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Winning of the Square Kilometre Array (SKA) bid is to science, what winning the World Cup bid was to the footballing fraternity. For Dr Jasper Horrell, General Manager for Science Computing and Innovation, SKA SA – multibillion dollar SKA project is being aptly described as the World Cup of Science. “An excellent job has been done in SA in response to development of the bid and the actual site. In addition, we have seen people’s perceptions about Africa and its capabilities change during the course of our engagement with them. We remain very confident of a good outcome for

Africa in this process,” Horrell says.

and build the new telescope.

Winning the SKA bid would see SA host the largest and most sensitive radio telescope array ever built. To host such a facility would build on success stories such as SA’s hosting of the 2010 Soccer World Cup and change people’s perceptions about what is possible in Africa.

“This is a major mind shift over more dated views of the African continent. A major contribution will be the mind shift about Africa as a place of innovation rather than Africa as only a place of natural resources. Of course, in addition, jobs and supporting industry will be created in development and on-going support of the array,” he explains.

Africa is ready Horrell says Africa is ready to host and support cutting edge international science infrastructure. He adds that Africa is now in a position to lead some of the innovation required to develop

A project of this magnitude requires certain aspects and contributors in all spheres, Horrell states. “It takes an open mind.You also have to have good people, you need to be able to

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accommodate the diversity of views that naturally come with a large international project and somehow still keep a sense of where you can add value to it all. The project is very large, technically and organisationally complex, but these things present themselves in bite-sized chunks. So it is step-by-step.” Horrell says the SKA bid announcement will be so big that it will take time for it to sink in should SA win. “Even after the site decision is announced, it is likely to take quite a few months for its implications to be explored and understood…First off, we can expect increased attention from the world in terms of scientific and technical focus. I suspect we can also expect increased interest in areas of high tech industry.” According to Horrell the SKA Organization itself is embarking on a design phase ahead of the first phase of construction over the next couple of years - however, we expect to be contributing heavily towards the SKA design phase and continuing with the roll-out of the MeerKAT telescope (a 64dish SKA precursor and major scientific instrument in its own right) in the Karoo during this period.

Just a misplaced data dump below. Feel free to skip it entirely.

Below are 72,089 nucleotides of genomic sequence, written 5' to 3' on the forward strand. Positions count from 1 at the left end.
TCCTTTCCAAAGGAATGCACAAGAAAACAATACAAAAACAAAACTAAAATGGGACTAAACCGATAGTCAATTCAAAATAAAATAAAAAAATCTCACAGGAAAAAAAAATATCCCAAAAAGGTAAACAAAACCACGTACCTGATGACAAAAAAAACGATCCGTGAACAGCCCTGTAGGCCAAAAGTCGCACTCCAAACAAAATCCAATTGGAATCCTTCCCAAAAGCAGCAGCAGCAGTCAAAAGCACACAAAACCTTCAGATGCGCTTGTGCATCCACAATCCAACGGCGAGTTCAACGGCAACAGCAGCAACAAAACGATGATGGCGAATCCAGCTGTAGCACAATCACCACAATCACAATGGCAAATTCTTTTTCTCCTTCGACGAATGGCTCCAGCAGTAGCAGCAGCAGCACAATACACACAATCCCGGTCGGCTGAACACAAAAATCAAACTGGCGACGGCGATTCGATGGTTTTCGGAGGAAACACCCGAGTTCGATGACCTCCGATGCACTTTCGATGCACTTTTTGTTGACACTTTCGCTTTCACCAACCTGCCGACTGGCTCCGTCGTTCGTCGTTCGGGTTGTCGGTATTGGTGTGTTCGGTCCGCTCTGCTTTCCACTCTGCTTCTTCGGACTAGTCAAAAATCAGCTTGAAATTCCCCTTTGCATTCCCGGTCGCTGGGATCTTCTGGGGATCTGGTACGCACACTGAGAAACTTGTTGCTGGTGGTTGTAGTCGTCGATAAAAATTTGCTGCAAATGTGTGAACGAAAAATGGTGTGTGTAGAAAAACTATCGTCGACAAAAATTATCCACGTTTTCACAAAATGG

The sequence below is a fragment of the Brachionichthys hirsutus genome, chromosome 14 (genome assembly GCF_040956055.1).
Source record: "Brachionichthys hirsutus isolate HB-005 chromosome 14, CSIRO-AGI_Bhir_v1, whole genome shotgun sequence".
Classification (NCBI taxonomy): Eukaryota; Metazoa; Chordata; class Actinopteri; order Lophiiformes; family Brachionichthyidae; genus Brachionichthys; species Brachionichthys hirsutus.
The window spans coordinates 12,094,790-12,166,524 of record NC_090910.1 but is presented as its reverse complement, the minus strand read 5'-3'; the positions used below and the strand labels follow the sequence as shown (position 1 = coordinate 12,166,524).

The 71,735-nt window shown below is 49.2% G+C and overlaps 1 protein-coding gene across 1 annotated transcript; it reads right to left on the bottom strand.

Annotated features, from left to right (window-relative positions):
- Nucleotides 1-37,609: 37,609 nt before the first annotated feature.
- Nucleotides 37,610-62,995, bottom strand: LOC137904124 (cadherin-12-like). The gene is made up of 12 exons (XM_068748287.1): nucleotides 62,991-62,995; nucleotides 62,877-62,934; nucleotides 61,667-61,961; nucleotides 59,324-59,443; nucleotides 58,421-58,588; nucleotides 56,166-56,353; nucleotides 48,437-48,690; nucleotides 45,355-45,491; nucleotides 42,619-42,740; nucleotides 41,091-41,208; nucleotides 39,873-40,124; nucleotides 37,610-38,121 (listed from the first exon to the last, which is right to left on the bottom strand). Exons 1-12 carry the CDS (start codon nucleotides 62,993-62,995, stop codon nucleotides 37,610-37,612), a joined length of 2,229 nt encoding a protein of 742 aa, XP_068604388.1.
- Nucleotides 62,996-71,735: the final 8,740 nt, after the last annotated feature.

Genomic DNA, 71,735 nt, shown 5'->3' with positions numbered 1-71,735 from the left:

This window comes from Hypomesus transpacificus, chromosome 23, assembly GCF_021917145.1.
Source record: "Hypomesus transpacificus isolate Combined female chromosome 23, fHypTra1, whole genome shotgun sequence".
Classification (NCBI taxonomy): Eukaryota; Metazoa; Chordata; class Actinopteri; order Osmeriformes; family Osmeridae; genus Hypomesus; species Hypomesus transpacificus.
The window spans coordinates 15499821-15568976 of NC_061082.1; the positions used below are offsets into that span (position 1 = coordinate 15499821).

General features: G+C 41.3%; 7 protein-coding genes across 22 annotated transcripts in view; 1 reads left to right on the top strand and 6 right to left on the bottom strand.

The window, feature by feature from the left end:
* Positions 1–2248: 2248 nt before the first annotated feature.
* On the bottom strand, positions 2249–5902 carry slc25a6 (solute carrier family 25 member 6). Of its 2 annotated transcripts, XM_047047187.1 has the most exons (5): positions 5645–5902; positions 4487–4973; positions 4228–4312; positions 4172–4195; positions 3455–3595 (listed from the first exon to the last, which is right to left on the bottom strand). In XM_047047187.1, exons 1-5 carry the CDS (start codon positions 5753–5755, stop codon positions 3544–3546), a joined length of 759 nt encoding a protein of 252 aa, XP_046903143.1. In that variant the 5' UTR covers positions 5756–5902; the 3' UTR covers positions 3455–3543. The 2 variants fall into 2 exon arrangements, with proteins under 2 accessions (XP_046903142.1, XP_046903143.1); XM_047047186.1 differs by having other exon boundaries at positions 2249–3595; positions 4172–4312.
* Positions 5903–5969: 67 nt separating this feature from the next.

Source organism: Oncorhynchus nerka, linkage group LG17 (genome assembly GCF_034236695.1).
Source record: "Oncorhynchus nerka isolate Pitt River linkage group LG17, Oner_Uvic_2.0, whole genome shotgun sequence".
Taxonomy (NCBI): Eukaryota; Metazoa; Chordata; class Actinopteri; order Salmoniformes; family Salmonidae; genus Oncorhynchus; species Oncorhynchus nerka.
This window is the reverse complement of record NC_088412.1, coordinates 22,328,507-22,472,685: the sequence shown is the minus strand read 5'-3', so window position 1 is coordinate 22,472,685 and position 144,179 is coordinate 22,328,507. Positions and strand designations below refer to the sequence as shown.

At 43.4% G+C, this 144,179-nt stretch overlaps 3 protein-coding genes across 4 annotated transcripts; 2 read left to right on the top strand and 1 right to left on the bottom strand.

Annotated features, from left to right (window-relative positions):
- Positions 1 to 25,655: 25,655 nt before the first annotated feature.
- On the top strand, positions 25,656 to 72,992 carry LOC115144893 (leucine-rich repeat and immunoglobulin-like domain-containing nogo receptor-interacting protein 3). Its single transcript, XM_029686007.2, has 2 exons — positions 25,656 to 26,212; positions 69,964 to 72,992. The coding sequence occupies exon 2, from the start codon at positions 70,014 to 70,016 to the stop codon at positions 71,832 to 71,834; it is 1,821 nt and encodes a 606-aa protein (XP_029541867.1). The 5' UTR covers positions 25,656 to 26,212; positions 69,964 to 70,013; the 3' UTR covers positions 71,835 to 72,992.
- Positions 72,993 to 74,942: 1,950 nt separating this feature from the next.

It is a pretty good time to be an aspiring scientist, particularly if your interest lies in the area of astronomy/ astrophysics, astronomical instrumentation or associated engineering

The age of supercomputing

associated engineering, Horrell says.

The scale of SKA, as currently envisaged, puts it right up there near the top of the world’s data processing challenges. So, according to Horrell, a big IT problem will need to be solved.

“There are, for example, opportunities to engage in and contribute to the various science programmes linked to MeerKAT, and likely to be formed for SKA. In addition, there is funding for studies available through a number of programmes. We run a large Youth into Science human capital development programme that has supported about 400 grants to date (at all levels postschool),” he explains.